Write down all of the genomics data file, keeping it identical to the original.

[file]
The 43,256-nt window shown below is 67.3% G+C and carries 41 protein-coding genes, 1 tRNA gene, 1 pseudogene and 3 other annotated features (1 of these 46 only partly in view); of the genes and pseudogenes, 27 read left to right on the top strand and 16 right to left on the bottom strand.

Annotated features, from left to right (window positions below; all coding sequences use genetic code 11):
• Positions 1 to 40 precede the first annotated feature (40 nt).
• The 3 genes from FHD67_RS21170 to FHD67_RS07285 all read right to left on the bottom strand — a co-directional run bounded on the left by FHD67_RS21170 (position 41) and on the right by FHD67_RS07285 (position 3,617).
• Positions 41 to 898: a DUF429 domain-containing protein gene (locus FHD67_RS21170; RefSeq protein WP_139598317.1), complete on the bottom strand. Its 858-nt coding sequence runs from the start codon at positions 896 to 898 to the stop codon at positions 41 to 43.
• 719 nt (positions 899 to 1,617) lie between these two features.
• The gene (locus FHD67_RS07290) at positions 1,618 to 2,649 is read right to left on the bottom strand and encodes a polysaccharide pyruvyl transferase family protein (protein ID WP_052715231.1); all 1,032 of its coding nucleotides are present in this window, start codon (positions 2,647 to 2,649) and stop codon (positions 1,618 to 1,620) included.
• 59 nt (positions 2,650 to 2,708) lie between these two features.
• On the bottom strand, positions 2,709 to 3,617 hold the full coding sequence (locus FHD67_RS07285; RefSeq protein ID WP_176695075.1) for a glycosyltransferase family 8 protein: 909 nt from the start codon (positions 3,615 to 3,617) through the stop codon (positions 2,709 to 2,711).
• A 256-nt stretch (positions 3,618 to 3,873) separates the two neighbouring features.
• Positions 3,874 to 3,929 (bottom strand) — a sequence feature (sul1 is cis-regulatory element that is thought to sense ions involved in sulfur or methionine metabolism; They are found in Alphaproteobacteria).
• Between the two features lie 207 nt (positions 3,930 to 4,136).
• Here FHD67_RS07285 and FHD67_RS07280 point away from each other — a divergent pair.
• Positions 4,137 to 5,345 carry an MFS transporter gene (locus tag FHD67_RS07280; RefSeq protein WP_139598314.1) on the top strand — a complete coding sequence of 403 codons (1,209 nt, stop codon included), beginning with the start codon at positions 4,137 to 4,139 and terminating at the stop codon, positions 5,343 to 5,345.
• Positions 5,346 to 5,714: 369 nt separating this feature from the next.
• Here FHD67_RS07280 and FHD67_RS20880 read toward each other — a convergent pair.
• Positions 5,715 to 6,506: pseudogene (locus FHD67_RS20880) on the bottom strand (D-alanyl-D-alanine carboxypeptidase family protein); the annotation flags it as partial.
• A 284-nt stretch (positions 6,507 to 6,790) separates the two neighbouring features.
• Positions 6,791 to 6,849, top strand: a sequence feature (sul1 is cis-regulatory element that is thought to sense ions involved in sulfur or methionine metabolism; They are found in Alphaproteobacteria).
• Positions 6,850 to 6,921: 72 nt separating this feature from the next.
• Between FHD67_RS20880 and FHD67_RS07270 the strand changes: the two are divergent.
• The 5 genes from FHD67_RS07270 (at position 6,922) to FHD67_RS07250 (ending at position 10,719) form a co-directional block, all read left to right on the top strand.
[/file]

The 43,256-nt window shown below is 67.3% G+C and carries 41 protein-coding genes, 1 tRNA gene, 1 pseudogene and 3 other annotated features (1 of these 46 only partly in view); of the genes and pseudogenes, 27 read left to right on the top strand and 16 right to left on the bottom strand.

Annotated features, from left to right (window positions below; all coding sequences use genetic code 11):
• Positions 1 to 40 precede the first annotated feature (40 nt).
• The 3 genes from FHD67_RS21170 to FHD67_RS07285 all read right to left on the bottom strand — a co-directional run bounded on the left by FHD67_RS21170 (position 41) and on the right by FHD67_RS07285 (position 3,617).
• Positions 41 to 898: a DUF429 domain-containing protein gene (locus FHD67_RS21170; RefSeq protein WP_139598317.1), complete on the bottom strand. Its 858-nt coding sequence runs from the start codon at positions 896 to 898 to the stop codon at positions 41 to 43.
• 719 nt (positions 899 to 1,617) lie between these two features.
• The gene (locus FHD67_RS07290) at positions 1,618 to 2,649 is read right to left on the bottom strand and encodes a polysaccharide pyruvyl transferase family protein (protein ID WP_052715231.1); all 1,032 of its coding nucleotides are present in this window, start codon (positions 2,647 to 2,649) and stop codon (positions 1,618 to 1,620) included.
• 59 nt (positions 2,650 to 2,708) lie between these two features.
• On the bottom strand, positions 2,709 to 3,617 hold the full coding sequence (locus FHD67_RS07285; RefSeq protein ID WP_176695075.1) for a glycosyltransferase family 8 protein: 909 nt from the start codon (positions 3,615 to 3,617) through the stop codon (positions 2,709 to 2,711).
• A 256-nt stretch (positions 3,618 to 3,873) separates the two neighbouring features.
• Positions 3,874 to 3,929 (bottom strand) — a sequence feature (sul1 is cis-regulatory element that is thought to sense ions involved in sulfur or methionine metabolism; They are found in Alphaproteobacteria).
• Between the two features lie 207 nt (positions 3,930 to 4,136).
• Here FHD67_RS07285 and FHD67_RS07280 point away from each other — a divergent pair.
• Positions 4,137 to 5,345 carry an MFS transporter gene (locus tag FHD67_RS07280; RefSeq protein WP_139598314.1) on the top strand — a complete coding sequence of 403 codons (1,209 nt, stop codon included), beginning with the start codon at positions 4,137 to 4,139 and terminating at the stop codon, positions 5,343 to 5,345.
• Positions 5,346 to 5,714: 369 nt separating this feature from the next.
• Here FHD67_RS07280 and FHD67_RS20880 read toward each other — a convergent pair.
• Positions 5,715 to 6,506: pseudogene (locus FHD67_RS20880) on the bottom strand (D-alanyl-D-alanine carboxypeptidase family protein); the annotation flags it as partial.
• A 284-nt stretch (positions 6,507 to 6,790) separates the two neighbouring features.
• Positions 6,791 to 6,849, top strand: a sequence feature (sul1 is cis-regulatory element that is thought to sense ions involved in sulfur or methionine metabolism; They are found in Alphaproteobacteria).
• Positions 6,850 to 6,921: 72 nt separating this feature from the next.
• Between FHD67_RS20880 and FHD67_RS07270 the strand changes: the two are divergent.
• The 5 genes from FHD67_RS07270 (at position 6,922) to FHD67_RS07250 (ending at position 10,719) form a co-directional block, all read left to right on the top strand.